Rare changes in wind patterns this fall have caused the Pacific Ocean off California and the West Coast to warm to historic levels, drawing in a bizarre menagerie of warm-water species. The mysterious phenomena are surprising fishermen and giving marine biologists an aquatic Christmas in November. In August and September there were even sightings of skipjack tuna and giant sunfish, or mola mola, off Alaska. "They are following the water temperature," said H.J. Walker, a senior museum scientist at Scripps Institution of Oceanography at UC San Diego. "Fish come up against a cold-water barrier normally and turn around. But now they aren't encountering that, so they are swimming farther north."

The Sacramento Bee
Nov 02, 2014

Future droughts in California are likely to bite deeper and last longer than the one now gripping the state, according to new research into the potential effects of climate change. Scientists from Scripps Institution of Oceanography at UC San Diego and the U.S. Geological Survey used computer climate modeling tools to estimate the effects of warmer temperatures in future decades. In particular, they studied the effect on California’s mountain snowpack, the largest source of fresh water in the state, which refills thousands of water-storage reservoirs each spring via snowmelt. “The water contained in the snowpack is declining pretty steadily through the 21st century,” said Dan Cayan, director of the California Climate Change Center at Scripps in San Diego and the study’s lead author. “According to the models, we’re already detecting these changes in snowpack."
Oct 31, 2014

The vibrations from traffic create seismic waves that ripple through the earth below us. The patterns are so specific that scientists can even measure them and observe what’s happening by monitoring the ground. "[We] can follow a metro schedule, count aircraft and their acceleration on a runway and even see larger vehicles on a 10-lane highway," two researchers—Nima Riahi and Peter Gerstoft from Scripps Institution of Oceanography at UC San Diego—reported at the 168th Meeting of the Acoustical Society of America. Riahi and Gerstoft used a network of 5,300 geophones spread around Long Beach, Calif. The instruments measure vibrations in the earth, reports Mary Beth Griggs for Popular Science.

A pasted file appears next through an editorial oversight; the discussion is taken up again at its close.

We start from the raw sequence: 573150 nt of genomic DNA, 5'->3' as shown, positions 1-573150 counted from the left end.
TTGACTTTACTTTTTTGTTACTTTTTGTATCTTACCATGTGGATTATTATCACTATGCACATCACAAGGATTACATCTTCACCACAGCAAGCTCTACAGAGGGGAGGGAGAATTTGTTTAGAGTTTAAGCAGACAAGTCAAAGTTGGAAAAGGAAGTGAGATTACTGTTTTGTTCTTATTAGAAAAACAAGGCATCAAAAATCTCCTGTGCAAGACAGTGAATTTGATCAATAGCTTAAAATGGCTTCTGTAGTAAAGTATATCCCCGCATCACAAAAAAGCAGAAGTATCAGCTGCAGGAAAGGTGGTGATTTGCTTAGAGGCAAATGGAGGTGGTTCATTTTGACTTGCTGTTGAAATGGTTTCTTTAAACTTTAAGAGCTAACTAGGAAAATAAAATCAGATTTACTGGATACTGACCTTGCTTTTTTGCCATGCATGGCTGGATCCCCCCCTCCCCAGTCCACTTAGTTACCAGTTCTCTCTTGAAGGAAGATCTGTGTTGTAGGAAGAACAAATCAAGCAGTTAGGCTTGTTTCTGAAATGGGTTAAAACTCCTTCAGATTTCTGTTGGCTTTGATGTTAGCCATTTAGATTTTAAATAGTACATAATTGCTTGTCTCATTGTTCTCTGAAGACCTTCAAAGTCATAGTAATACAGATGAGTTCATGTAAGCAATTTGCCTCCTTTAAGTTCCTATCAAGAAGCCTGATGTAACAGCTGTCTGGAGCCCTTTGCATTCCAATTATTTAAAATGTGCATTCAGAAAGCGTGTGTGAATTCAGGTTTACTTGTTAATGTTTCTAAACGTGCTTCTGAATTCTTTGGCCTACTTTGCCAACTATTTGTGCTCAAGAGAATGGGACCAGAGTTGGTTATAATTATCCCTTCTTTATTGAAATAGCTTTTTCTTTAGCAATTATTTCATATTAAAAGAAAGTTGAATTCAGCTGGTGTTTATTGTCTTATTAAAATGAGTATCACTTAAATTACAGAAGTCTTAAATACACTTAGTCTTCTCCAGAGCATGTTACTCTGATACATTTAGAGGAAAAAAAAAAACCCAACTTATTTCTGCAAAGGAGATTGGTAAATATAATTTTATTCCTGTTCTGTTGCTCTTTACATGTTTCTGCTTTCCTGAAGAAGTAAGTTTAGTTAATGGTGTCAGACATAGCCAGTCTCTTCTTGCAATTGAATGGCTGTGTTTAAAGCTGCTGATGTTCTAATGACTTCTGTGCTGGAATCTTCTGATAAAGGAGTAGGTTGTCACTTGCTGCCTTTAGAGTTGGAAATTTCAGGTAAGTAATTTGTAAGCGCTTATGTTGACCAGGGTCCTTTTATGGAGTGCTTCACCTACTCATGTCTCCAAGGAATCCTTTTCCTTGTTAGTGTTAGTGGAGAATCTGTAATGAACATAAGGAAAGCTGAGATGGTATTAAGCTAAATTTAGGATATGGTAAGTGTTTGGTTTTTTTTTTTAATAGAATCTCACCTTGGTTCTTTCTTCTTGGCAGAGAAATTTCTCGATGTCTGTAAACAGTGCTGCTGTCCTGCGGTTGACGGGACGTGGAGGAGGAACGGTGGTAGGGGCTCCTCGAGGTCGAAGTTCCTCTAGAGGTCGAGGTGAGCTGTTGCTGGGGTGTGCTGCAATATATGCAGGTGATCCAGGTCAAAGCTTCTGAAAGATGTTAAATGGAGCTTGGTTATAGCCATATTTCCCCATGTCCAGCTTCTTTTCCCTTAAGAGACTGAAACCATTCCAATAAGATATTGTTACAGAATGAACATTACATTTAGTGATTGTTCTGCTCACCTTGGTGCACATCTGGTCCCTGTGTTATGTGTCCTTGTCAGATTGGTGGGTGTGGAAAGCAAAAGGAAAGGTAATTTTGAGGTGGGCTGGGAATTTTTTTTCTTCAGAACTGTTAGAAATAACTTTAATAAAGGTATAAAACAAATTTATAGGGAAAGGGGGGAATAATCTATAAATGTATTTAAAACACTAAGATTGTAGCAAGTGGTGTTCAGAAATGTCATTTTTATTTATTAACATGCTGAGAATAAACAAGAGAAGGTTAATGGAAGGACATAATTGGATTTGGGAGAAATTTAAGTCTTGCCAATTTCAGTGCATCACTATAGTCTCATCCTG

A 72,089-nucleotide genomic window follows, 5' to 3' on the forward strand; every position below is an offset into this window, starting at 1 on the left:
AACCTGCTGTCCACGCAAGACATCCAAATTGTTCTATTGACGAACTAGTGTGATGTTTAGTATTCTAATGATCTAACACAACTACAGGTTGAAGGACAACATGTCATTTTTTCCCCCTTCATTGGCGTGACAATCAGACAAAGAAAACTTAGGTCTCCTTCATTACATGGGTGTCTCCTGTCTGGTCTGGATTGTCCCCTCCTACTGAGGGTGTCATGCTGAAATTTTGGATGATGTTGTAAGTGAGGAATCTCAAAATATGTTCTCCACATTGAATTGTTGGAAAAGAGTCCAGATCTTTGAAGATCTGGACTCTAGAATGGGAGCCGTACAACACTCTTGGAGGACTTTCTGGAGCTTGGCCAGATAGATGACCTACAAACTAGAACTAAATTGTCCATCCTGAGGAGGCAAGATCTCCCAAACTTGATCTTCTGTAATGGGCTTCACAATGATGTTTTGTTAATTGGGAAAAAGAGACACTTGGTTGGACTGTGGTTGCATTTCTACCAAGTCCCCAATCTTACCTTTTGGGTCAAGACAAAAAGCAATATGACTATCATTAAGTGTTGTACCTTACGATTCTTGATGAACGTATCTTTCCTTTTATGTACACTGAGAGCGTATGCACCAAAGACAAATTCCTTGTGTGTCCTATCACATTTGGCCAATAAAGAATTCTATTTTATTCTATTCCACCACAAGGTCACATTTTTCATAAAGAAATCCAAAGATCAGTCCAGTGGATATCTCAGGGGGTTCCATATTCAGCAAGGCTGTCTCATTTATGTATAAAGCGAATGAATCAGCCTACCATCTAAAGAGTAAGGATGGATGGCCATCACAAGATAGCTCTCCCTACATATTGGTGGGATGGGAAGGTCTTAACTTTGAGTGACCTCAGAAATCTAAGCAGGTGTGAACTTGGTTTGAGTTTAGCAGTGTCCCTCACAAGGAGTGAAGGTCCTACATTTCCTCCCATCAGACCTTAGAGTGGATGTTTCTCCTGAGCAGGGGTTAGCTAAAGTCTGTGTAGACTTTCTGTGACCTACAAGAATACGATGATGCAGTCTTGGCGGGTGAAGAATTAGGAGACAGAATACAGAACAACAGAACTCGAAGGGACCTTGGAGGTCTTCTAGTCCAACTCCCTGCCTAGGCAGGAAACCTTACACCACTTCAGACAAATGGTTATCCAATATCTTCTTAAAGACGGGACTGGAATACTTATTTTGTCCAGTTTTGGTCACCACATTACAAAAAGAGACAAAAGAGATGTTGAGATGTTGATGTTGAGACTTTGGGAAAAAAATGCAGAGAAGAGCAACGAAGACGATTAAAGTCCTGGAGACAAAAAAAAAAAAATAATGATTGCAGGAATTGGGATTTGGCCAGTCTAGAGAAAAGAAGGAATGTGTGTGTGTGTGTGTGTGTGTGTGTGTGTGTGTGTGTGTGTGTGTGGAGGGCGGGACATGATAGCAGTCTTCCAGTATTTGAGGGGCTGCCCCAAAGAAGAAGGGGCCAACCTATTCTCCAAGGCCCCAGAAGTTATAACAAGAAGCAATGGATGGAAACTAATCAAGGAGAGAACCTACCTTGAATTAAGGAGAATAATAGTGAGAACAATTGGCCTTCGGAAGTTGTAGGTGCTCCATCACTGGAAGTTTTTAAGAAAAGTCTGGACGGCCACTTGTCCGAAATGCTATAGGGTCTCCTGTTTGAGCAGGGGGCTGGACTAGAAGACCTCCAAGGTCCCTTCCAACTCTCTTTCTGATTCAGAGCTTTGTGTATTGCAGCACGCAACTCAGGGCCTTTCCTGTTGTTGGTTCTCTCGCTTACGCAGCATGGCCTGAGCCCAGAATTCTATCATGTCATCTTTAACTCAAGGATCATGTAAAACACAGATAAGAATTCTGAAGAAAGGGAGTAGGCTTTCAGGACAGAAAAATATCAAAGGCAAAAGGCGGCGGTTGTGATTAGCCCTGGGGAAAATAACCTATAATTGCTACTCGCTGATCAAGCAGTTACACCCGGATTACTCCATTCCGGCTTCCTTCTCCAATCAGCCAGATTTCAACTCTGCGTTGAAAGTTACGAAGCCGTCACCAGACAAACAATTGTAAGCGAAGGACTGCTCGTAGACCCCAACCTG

The Washington Post
Oct 31, 2014

Ghosts? Monsters? These things don't scare us. What does make us shudder, though, is scary data about our country and world. From global warming and Ebola to inequality, racism and ageism, these 13 charts should frighten you. 2) For the first time in human history, the average amount of carbon dioxide in the atmosphere topped 400 parts per million for all of April. Scientists at Scripps Institution of Oceanography at UC San Diego reported the average CO2 value was 401.33 parts per million at an observatory in Hawaii. It's been at least three million years since the Earth's atmosphere held this much carbon dioxide.

NSF Science 360
Oct 31, 2014

Racetrack Playa is home to an enduring Death Valley mystery. Littered across the surface of this dry lake, also called a “playa,” are hundreds of rocks–-some weighing as much as 700 pounds-–that seem to have been dragged across the ground, leaving synchronized trails that can stretch for hundreds of meters. What powerful force could be moving them? Researchers have investigated this question since the 1940s, but no one has seen the process in action--until now. Video provided by Scripps Institution of Oceanography at UC San Diego.